Last updated: September 20. 2013 7:55PM - 2530 Views
Dawn M. Kurry Richmond County Daily Journal



Contributed photo |From left to right, front row: Mary DeBerry, trey Thomas, Jada Thomas, Paula Thomas. Back row, from left to right: Elizabeth Fay Quick, Bertha Little and Myra Leak.
Contributed photo |From left to right, front row: Mary DeBerry, trey Thomas, Jada Thomas, Paula Thomas. Back row, from left to right: Elizabeth Fay Quick, Bertha Little and Myra Leak.
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A family that experienced the generosity of a community while their child was in PICU at Duke Hospital spends time each year giving back, and giving to those who need a boost while they go through similar situations.


Paula Thomas’ daughter Jada was born severely premature, and stopped breathing. CPR caused her to have grade 4 brain bleeds, and it wasn’t until hours later that she was airlifted to Duke Hospital, the only hospital that would take her. While at the hospital, Thomas said she experienced an outpouring from her community and from complete strangers, and because she understands the difference a donation can make in the life of parents watching their child struggle, she has decided to do the same for others.


Five years ago, Thomas started hosting an event called Jada’s Helping Hands Helping Others. Next weekend, Sept. 28, at New Hope Missionary Baptist Church in the fellowship hall from 11 a.m. until 3 p.m., they will hold their fundraiser, with hot dogs and baked goods and family fun. Proceeds go to the Ronald McDonald House of Durham.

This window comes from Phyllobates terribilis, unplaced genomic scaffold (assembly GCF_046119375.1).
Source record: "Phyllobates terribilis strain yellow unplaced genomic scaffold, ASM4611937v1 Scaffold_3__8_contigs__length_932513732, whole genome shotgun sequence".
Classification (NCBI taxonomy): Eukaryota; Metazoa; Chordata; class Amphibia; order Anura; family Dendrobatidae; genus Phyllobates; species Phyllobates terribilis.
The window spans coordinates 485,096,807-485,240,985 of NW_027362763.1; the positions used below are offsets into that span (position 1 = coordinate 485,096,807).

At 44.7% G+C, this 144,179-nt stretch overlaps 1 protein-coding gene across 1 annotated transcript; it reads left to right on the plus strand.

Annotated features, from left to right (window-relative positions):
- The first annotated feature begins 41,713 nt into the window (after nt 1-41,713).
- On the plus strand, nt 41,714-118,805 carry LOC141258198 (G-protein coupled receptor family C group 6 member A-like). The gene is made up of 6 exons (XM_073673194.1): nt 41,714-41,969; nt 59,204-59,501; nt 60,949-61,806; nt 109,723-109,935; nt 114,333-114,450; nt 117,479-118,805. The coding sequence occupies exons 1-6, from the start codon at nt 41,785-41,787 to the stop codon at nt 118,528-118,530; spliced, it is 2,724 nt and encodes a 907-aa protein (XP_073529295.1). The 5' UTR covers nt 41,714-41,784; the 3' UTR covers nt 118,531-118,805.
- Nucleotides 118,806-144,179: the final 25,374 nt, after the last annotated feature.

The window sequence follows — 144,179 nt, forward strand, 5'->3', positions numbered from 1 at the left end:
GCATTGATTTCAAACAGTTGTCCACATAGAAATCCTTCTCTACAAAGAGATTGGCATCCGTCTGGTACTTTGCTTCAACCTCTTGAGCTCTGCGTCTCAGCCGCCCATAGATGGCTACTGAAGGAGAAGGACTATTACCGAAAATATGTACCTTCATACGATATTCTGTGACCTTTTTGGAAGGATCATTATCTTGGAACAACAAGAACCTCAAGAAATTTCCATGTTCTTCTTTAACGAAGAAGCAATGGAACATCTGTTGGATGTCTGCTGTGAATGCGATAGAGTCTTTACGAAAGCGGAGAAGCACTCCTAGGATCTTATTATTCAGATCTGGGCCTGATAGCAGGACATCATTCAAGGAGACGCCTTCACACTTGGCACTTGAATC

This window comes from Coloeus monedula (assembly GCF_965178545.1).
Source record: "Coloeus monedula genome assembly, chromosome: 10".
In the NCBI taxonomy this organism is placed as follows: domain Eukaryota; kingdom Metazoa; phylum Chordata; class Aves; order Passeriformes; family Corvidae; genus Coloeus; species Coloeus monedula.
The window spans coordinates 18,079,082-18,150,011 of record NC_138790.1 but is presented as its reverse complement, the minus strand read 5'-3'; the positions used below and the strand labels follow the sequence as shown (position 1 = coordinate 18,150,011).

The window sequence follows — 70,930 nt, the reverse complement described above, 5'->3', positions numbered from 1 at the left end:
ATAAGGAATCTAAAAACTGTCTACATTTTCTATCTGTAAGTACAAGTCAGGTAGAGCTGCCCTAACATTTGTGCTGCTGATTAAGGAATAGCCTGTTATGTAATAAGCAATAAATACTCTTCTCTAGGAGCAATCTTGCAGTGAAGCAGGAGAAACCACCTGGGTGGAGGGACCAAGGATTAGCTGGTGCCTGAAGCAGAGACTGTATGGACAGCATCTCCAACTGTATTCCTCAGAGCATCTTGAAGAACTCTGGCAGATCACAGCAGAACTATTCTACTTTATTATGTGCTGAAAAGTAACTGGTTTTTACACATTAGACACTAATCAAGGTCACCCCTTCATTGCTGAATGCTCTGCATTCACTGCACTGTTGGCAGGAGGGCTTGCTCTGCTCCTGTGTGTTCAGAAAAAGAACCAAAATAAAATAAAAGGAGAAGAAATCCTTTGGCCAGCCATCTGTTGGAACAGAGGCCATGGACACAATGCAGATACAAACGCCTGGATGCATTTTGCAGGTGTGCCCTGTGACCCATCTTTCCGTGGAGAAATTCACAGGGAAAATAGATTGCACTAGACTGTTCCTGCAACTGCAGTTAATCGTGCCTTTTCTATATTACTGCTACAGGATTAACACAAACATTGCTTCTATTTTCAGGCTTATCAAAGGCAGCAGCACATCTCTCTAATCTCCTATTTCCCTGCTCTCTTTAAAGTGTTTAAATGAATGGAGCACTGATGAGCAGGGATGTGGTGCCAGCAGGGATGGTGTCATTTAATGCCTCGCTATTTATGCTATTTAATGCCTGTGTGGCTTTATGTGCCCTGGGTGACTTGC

“Sometimes we go to Duke and walk through the neonatal unit and the nurse will tell us who is there and we’ll give them gas cards,” said Thomas, who said parents who drive each day to see their children need most help in the form of gas. “It’s hard but you get through it.” Not without the support of everyone there, and Thomas said she still has connections with nurses that have grown to know Jada over the years.


Jada is 10-years-old, and is bound to a wheelchair, but Thomas said she is “full of life.”


“She just started saying ‘mom,’” said Thomas with tears in her eyes.


Jada has cerebral palsy and can’t walk or speak much, but Thomas said she is the light of her life.


“The Lord put it in my spirit to help others and it’s so much fun and it’s all for a worthy cause,” said Thomas. “We do something different every year. When Jada was born, people helped us, too. It does the heart good to help others. My committee is a wonderful group of people and we have drawings and door prizes and wrist bands for $2.”


Thomas and her committee also donate to the Duke Hospital Christmas wish list, and the Neonatal and PICU at Duke as well.


Staff Writer Dawn M. Kurry’s last day was Friday. This is one of her last articles for the Daily Journal.


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